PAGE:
Potocnik v. Anoka County et al
ORDER DISMISSING CASE(Written Opinion). Signed by Senior Judge David S. Doty on 3/26/2014. (PJM)
UNITED STATES DISTRICT COURT
DISTRICT OF MINNESOTA
Civil No. 13-1103(DSD/TNL)
Anoka County, et al.,
This matter is before the court sua sponte. Without effective
service or waiver of process, the court lacks personal jurisdiction
over a defendant.
See Printed Media Servs., Inc. v. Solna Web,
Inc., 11 F.3d 838, 843 (8th Cir. 1993).
A plaintiff must make a
prima facie showing that the court has personal jurisdiction over
See Digi-Tel Holdings, Inc. v. Proteq Telecomms.
(PTE), Ltd., 89 F.3d 519, 522 (8th Cir. 1996).
whether personal jurisdiction exists, the court views the evidence
in the light most favorable to the plaintiff and may consider
matters outside the pleadings. Id.; see Dever v. Hentzen Coatings,
Inc., 380 F.3d 1070, 1072-73 (8th Cir. 2004).
Where “a defendant is not served within 120 days after the
complaint is filed, the court - on motion or on its own after
Potocnik’s March 19, 2014, letter to the court indicates
that he is on notice of the relevant service defects and the
potential for dismissal of the claims against the unserved
See ECF No. 93; cf. Dace v. Smith-Vasquez, 658 F.
prejudice against that defendant or order that service be made
within a specified time.”
Fed. R. Civ. P. 4(m).
Brian Potocnik failed to serve defendants City of Minneapolis and
City of St. Paul (collectively, unserved defendants) within the
120-day time period prescribed by the rule.
If a plaintiff shows good cause for the failure, however, “the
court must extend the time for service for an appropriate period.”
Id. Here, Potocnik explains that “[d]efendants Minneapolis and St.
Paul were not served inadvertently due to a clerical error on
ECF No. 93.
not constitute good cause.
Mere inadvertence, however, does
See Salow v. Circus-Circus Hotels,
Inc., 108 F.R.D. 394, 396 (D. Nev. 1985).
As a result, Potocnik
cannot demonstrate good cause for the failure of service.
Even if a plaintiff cannot establish good cause for the
failure of service, the court may nonetheless extend the time for
service if the plaintiff can show “excusable neglect.”
Iowa Cnty., Iowa, 628 F.3d 953, 957 (8th Cir. 2010).
determination of whether neglect is excusable is at bottom an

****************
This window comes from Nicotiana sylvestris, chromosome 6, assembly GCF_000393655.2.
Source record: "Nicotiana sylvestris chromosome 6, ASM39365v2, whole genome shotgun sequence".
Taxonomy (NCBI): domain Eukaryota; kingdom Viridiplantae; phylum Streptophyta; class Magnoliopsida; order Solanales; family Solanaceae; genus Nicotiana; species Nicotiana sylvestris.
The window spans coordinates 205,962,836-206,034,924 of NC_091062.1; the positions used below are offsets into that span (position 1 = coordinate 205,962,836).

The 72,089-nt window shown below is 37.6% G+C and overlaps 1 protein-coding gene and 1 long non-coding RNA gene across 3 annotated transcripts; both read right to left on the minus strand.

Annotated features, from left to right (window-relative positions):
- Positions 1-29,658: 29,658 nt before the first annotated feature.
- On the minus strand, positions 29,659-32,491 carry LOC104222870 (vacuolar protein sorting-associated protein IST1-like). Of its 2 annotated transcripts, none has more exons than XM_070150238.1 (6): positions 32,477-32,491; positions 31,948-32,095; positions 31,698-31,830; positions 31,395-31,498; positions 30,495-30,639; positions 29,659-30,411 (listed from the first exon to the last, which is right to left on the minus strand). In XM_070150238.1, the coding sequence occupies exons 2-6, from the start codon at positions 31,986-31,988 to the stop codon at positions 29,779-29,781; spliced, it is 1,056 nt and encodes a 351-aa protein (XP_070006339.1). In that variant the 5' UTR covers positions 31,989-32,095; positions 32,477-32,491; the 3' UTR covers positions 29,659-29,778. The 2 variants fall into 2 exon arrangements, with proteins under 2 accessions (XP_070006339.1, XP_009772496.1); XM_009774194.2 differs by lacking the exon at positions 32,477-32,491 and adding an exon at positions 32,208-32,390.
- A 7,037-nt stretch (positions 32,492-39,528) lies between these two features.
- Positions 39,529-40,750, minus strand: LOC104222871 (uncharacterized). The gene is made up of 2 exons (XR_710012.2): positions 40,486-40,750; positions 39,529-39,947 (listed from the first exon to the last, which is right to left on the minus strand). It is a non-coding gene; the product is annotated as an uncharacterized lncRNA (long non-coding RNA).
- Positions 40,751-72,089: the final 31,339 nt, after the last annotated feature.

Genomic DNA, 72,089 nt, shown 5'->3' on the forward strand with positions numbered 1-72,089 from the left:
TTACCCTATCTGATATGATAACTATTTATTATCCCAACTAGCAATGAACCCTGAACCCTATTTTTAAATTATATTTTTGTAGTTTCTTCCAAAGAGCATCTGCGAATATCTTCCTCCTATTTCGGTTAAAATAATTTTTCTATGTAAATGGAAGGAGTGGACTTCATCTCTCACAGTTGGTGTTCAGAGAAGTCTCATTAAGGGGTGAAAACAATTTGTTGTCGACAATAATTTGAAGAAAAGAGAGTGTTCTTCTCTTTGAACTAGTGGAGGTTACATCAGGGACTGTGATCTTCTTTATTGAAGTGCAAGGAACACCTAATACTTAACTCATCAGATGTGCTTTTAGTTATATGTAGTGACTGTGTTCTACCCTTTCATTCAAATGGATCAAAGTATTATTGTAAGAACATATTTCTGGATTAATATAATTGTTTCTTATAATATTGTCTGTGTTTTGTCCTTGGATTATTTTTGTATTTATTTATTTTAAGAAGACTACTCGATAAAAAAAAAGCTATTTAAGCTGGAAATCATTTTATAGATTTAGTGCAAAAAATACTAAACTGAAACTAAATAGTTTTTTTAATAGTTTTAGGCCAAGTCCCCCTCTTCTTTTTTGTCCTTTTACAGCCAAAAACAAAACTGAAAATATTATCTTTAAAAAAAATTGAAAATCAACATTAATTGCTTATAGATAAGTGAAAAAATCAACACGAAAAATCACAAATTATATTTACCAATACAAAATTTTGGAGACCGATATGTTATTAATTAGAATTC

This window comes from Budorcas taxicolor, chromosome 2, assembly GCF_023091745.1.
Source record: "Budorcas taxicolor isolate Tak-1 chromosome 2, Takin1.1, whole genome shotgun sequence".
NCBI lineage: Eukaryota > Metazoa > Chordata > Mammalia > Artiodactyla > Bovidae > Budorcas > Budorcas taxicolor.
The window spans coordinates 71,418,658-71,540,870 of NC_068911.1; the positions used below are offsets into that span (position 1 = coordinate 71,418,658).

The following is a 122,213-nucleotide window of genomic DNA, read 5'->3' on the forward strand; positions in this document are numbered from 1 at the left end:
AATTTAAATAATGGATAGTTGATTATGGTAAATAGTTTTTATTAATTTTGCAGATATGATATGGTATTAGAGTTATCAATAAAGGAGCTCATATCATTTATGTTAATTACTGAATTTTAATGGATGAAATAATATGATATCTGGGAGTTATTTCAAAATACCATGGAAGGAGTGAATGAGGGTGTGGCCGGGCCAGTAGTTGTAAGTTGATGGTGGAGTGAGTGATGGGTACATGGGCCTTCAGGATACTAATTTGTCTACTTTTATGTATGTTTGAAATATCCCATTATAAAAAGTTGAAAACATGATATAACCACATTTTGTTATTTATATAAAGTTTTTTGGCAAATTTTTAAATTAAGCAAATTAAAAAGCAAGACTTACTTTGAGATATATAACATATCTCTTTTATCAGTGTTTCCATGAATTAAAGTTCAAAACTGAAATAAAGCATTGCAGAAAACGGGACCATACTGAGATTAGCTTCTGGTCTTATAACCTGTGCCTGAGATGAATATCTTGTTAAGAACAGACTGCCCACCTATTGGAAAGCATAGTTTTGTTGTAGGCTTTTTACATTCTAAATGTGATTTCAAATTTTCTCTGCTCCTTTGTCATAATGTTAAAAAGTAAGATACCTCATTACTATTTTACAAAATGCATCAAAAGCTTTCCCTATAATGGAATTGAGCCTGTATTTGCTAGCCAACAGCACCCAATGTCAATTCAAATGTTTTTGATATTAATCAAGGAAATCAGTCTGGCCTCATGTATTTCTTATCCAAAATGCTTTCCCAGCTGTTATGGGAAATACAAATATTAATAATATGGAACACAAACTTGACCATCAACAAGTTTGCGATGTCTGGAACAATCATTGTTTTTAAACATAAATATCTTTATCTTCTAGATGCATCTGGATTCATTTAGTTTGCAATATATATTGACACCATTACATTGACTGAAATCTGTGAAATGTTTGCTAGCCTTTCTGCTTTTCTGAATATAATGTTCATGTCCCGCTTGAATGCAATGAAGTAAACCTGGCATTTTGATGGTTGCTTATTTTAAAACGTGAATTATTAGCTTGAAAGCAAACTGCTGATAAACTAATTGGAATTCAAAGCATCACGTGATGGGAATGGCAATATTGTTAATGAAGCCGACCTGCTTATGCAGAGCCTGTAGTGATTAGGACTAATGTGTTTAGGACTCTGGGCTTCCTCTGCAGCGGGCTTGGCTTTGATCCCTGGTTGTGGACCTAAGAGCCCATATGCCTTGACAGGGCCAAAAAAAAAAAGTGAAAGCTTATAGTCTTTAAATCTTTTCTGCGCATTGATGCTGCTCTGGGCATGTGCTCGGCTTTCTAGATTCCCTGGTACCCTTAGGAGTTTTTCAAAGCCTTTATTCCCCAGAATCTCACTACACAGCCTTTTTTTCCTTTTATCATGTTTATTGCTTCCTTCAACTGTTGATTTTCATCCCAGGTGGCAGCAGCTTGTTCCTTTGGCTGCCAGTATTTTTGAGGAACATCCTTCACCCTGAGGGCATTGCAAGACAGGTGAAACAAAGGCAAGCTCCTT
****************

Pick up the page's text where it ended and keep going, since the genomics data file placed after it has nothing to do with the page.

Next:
Supp. 2d 865, 872 (S.D. Ill. 2009) (“While the rule generally
requires notice [by the court] before an action is dismissed
pursuant to Rule 4(m), the purpose of such notice is to give the
plaintiff an opportunity to show good cause for the failure ....
Under th[e]se circumstances, [p]laintiff cannot show good cause and
notice [by the court] pursuant to Rule 4(m) would serve no useful
surrounding the party’s omission.”
at 959 (citation and
internal quotation marks omitted). “In determining whether neglect
is excusable, the following factors are particularly important: (1)
the possibility of prejudice to the defendant, (2) the length of
the delay and the potential impact on judicial proceedings, (3) the
reason for the delay, including whether the delay was within the
party’s reasonable control, and (4) whether the party acted in good
faith.” Id. (citations omitted). “These factors do not bear equal
weight as the reason for delay is generally a key factor in the
Id. (citation omitted).
Here, as already explained, the delay was attributable solely
to a “clerical error” of Potocnik.
Such a reason was within
Potocnik’s control and is not of the sort that has been found to
constitute excusable neglect.
See Metcalf v. City of Minneapolis,
No. 11-3023, 2012 WL 2357573, at *4 (D. Minn. June 20, 2012)
Further, the unserved defendants were not
served until 314 days after the filing of the complaint, and to
proceedings, as the unserved defendants did not file answers or
motions to dismiss and the other defendants have proceeded through
Potocnik informed the court on March 19, 2014, of his
untimely attempt to accomplish service on the unserved defendants.
See ECF No. 93. Such an attempt, however, does not comply with the
requirements of Rule 4.
As a result, the court considers
Potocnik’s attempted service ineffective.
correcting the error; the February 21, 2014, order of the court
granting the motions to dismiss and for judgment on the pleadings
specifically excluded the unserved defendants.
See ECF No. 79, at
In sum, even though there is no evidence of bad faith,
totality of the circumstances [does] not warrant a discretionary
Kurka, 628 F.3d at 959.
Thus, dismissal without
prejudice is warranted as to the claims against the unserved
As a result, all defendants have now been dismissed
from the matter.
Accordingly, IT IS HEREBY ORDERED that Potocnik’s claims
against the City of Minneapolis and the City of St. Paul are
dismissed without prejudice, and the Clerk of Court is directed to
enter final judgment as to all parties.
LET JUDGMENT BE ENTERED ACCORDINGLY.
March 26, 2014
s/David S. Doty
David S. Doty, Judge
United States District Court
Even if the unserved defendants did not suffer prejudice due
to their actual notice of the matter, “the lack of prejudice to a
defendant alone is insufficient to constitute excusable neglect.”
Metcalf, 2012 WL 2357573, at *4 (citation omitted).
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